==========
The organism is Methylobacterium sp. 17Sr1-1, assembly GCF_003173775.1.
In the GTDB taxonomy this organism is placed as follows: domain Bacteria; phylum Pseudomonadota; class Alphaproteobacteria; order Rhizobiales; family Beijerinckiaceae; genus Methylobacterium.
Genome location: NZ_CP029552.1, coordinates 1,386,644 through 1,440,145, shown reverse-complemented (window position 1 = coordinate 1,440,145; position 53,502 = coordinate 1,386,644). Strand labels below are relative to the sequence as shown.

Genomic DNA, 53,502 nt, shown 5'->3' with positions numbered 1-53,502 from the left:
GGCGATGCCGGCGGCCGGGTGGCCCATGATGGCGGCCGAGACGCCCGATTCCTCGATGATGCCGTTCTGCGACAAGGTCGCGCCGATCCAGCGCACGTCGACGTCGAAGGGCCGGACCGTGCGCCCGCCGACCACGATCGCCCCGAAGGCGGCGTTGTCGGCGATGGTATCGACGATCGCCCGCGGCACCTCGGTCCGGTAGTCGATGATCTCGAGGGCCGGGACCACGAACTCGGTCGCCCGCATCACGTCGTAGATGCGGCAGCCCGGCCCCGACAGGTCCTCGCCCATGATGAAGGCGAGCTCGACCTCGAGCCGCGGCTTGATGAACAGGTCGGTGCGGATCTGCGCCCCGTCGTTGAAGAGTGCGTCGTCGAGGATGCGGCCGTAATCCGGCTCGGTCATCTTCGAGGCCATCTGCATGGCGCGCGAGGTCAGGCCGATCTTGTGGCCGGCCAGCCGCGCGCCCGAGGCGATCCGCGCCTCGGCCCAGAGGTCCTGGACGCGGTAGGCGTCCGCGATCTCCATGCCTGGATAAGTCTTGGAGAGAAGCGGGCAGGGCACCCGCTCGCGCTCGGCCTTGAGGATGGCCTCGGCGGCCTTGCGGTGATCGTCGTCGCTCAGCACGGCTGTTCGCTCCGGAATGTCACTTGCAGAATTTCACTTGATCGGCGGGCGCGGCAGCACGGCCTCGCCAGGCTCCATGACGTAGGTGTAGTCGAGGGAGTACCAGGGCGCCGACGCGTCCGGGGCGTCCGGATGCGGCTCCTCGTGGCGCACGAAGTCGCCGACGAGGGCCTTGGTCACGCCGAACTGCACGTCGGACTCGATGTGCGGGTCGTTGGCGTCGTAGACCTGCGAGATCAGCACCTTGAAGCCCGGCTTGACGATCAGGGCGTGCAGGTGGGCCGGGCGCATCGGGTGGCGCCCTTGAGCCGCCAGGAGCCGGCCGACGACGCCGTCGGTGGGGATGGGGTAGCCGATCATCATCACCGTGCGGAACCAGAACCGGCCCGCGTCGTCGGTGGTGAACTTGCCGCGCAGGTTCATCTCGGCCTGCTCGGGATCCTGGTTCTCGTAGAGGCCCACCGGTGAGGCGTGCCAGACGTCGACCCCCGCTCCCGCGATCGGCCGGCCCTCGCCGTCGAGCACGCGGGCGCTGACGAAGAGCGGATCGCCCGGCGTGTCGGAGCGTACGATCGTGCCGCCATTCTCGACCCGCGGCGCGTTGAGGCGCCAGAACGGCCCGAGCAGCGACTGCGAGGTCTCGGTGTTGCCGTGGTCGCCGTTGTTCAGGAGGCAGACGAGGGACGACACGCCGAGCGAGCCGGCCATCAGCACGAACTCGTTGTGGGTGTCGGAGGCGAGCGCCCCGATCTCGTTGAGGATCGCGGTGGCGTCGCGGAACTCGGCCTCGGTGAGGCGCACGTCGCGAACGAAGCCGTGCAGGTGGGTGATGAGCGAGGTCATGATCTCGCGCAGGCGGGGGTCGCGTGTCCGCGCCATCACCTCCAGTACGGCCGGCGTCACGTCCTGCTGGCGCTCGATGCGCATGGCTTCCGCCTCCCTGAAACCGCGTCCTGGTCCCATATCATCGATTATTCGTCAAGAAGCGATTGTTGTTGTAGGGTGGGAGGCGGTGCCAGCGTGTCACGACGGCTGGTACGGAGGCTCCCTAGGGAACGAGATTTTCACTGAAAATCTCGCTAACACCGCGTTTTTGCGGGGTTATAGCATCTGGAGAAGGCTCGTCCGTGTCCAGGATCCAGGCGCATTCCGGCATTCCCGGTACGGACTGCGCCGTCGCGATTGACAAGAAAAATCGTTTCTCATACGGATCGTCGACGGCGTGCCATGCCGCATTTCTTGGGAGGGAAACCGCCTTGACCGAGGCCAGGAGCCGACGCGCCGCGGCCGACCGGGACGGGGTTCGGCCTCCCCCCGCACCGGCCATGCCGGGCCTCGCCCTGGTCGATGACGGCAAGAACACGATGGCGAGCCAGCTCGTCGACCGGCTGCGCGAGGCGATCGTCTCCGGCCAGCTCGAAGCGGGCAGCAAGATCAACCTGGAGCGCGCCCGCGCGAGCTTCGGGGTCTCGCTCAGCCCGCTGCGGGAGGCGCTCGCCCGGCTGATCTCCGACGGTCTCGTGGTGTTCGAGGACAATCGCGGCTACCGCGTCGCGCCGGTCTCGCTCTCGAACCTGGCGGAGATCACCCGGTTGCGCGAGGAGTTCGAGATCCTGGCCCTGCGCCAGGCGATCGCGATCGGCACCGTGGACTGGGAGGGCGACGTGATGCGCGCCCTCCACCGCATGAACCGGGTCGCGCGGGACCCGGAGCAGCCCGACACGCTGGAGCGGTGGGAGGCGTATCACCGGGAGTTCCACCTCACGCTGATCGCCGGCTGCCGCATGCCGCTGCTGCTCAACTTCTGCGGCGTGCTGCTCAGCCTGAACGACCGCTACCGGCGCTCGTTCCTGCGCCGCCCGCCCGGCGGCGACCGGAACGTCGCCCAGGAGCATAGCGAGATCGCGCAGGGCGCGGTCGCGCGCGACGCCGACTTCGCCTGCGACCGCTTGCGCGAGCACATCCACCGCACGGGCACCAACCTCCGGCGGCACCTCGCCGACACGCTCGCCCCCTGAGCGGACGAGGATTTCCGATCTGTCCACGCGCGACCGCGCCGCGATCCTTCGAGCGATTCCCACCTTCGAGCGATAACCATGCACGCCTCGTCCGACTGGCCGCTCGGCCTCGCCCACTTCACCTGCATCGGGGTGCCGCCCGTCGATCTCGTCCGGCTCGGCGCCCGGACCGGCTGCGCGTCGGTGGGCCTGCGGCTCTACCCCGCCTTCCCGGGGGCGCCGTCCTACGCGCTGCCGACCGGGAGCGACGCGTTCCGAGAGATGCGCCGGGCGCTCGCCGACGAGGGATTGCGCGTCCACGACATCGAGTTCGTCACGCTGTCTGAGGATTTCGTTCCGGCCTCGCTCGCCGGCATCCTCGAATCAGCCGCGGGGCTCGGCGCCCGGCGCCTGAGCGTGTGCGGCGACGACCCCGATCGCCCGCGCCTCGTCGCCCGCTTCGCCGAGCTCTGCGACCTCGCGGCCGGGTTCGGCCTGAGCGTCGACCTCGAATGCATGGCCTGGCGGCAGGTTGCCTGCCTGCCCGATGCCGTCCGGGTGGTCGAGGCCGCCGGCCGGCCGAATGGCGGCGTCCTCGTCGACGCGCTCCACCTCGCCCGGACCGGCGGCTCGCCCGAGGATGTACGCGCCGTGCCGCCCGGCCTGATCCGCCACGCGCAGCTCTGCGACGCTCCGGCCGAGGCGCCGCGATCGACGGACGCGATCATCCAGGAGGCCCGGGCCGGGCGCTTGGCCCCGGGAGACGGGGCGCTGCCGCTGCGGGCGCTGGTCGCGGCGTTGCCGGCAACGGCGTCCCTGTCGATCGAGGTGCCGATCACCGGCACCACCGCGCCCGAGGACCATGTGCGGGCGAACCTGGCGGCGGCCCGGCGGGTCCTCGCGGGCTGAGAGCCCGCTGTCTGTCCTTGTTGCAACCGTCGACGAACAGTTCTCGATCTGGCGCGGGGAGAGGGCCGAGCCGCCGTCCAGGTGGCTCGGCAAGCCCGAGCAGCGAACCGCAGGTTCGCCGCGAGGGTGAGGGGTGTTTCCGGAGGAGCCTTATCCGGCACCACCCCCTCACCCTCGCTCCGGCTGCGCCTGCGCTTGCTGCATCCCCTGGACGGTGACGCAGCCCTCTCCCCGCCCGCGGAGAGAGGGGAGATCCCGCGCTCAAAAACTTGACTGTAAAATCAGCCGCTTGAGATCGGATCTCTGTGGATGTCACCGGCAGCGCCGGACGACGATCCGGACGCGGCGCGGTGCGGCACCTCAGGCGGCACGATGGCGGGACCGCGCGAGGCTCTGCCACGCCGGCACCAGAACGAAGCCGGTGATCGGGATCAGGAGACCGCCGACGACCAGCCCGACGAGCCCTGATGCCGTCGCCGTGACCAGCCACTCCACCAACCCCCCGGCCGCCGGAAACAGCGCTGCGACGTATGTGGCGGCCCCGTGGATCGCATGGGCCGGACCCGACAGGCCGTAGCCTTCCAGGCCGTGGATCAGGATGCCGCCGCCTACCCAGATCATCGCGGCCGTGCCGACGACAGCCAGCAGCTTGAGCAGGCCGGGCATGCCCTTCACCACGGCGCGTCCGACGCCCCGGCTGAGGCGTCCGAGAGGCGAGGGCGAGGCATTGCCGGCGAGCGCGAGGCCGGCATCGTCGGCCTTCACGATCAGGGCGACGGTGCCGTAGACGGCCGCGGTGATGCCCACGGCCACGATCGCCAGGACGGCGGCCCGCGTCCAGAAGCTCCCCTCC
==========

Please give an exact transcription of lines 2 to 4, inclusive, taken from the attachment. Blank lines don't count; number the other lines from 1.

In the GTDB taxonomy this organism is placed as follows: domain Bacteria; phylum Pseudomonadota; class Alphaproteobacteria; order Rhizobiales; family Beijerinckiaceae; genus Methylobacterium.
Genome location: NZ_CP029552.1, coordinates 1,386,644 through 1,440,145, shown reverse-complemented (window position 1 = coordinate 1,440,145; position 53,502 = coordinate 1,386,644). Strand labels below are relative to the sequence as shown.

Genomic DNA, 53,502 nt, shown 5'->3' with positions numbered 1-53,502 from the left: